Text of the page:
The U.S. Fish and Wildlife Service, which implements the Endangered Species Act, said the opposite is true.

In a statement, Aurelia Skipwith, director of the service, called the delisting decision “a win for the gray wolf and the American people. I am grateful for these partnerships with states and tribes and their commitment to sustainable management of wolves that will ensure the species long-term survival following this delisting.”

The agency compared the recovery to other animals rescued by the Endangered Species Act, including the American alligator, bald eagle and brown pelican. But those animals were not as relentlessly pursued by homesteaders, ranchers, farmers and developers.

Safari Club International, the multinational hunting group, and the National Cattlemen’s Beef Association issued a joint statement lauding the decision. “Today we celebrate a conservation victory and a demonstration of a key facet of the Endangered Species Act: returning a species to state management after recovery efforts have succeeded,” the statement said.

Interior ends endangered species protections for gray wolves

  Interior ends endangered species protections for gray wolves The Trump administration removed endangered species protections for the gray wolf Thursday, paving the way for hunting of the species even as environmentalists argue it has not yet recovered.The rule from the Fish and Wildlife Service (FWS) lifts protections for the wolves in the continental U.S., except for a small band of Mexican gray wolves present in Arizona and New Mexico. The move ends more than 45 years of protections for the species - something that has been opposed by conservation groups and members of Congress. "After more than 45 years as a listed species, the gray wolf has exceeded all conservation goals for recovery.

The law removes federal protection from grey wolves in Montana, Idaho and parts of three other states. But he said he supported the wolf 's removal from the endangered species list, in part because wolves had rebounded. "The public was led to believe that when the wolves reached those

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Gray wolves roamed the entire continent until state supported hunting, poisoning and trapping decimated their numbers and rendered them nearly extinct. Mexican wolves in Arizona and New Mexico suffered an even worse fate and red wolves that roamed the East Coast, as well as Texas and Louisiana, were virtually wiped out. Red wolves exist only in zoos and a tiny experimental wild population of fewer than 30 in North Carolina.

Fish and Wildlife has sought to delist gray wolves numerous times only to suffer setbacks. As recently as 2017, the U.S. Court of Appeals for the D.C. Circuit blocked the agency from delisting wolves in the Great Lakes region, where most of them exist outside Alaska.

“When a species is already listed, the service cannot review a single segment with blinders on, ignoring the continuing status of the species’ remnant,” the court ruled. The Endangered Species Act “requires a comprehensive review of the entire listed species and its continuing status."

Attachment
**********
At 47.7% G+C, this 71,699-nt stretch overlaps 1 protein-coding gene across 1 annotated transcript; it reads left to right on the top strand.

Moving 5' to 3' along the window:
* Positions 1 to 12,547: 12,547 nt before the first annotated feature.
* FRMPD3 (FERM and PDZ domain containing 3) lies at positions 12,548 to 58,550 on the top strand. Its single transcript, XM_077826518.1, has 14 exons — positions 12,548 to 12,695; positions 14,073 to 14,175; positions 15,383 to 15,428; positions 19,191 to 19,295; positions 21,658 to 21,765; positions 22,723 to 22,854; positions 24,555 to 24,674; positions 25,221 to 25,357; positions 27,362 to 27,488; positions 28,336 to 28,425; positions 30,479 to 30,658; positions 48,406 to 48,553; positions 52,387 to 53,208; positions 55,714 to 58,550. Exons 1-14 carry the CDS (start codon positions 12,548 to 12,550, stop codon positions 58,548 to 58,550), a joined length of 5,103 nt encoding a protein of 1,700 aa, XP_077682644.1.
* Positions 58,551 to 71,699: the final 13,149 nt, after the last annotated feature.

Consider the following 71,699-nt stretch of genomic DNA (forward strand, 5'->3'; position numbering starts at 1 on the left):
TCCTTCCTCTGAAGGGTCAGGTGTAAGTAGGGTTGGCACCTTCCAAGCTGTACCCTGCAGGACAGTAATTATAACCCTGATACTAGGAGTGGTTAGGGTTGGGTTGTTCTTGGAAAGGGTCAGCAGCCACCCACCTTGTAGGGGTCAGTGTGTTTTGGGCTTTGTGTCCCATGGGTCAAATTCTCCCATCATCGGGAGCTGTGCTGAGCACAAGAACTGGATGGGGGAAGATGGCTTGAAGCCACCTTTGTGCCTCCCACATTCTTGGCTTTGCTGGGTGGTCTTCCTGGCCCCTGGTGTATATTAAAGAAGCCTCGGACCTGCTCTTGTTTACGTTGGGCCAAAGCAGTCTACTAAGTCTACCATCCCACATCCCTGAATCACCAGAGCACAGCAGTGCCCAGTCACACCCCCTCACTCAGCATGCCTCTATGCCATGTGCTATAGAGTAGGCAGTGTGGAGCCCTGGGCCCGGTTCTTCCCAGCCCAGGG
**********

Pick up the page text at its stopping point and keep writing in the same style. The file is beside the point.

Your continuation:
Fish and Wildlife tried to work around that determination by removing protections for every single gray wolf. In an analysis, the agency reviewed human caused mortality suffered by gray wolves, as well as disease and climate change, and predicted they would survive without protections.

Trump administration removes gray wolves from federal Endangered Species Act protection

  Trump administration removes gray wolves from federal Endangered Species Act protection Environmentalists decried the U.S. Fish and Wildlife Service's decision as 'bad science' that will endanger gray wolves across the lower 48 states.Interior Secretary David Bernhardt declared the gray wolf's recovery “a milestone of success" during an announcement attended by several dozen people at a national wildlife refuge overlooking the Minnesota River in a rural area outside Minneapolis.

Conservationists said the analysis is suspect. A scientific peer review of Fish and Wildlife’s analysis said that while it’s true that wolves are in the midst of a recovery, the agency didn’t take key factors into consideration.

The reviewers said the agency underestimated the impact that illegal hunting could have on wolves, greatly limiting their recovery, said Jacob Malcom, director of the Center for Conservation Innovation at Defenders of Wildlife.

It also did take into consideration that tiny segments of West Coast wolves in California, Oregon and Washington are isolated. Without a secure connection to larger populations, they are more likely to perish.

“Again and again, the courts have rejected premature removal of wolf protections,” said Collette Adkins, carnivore conservation director at the Center for Biological Diversity. “But instead of pursuing further wolf recovery, the Fish and Wildlife Service has just adopted the broadest, most destructive delisting rule yet.”

“The science is clear that to protect our communities and prevent future pandemics, we need to be doing more to protect nature and wildlife, not less,” said Bonnie Rice, Sierra Club senior campaign representative.

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This is interesting!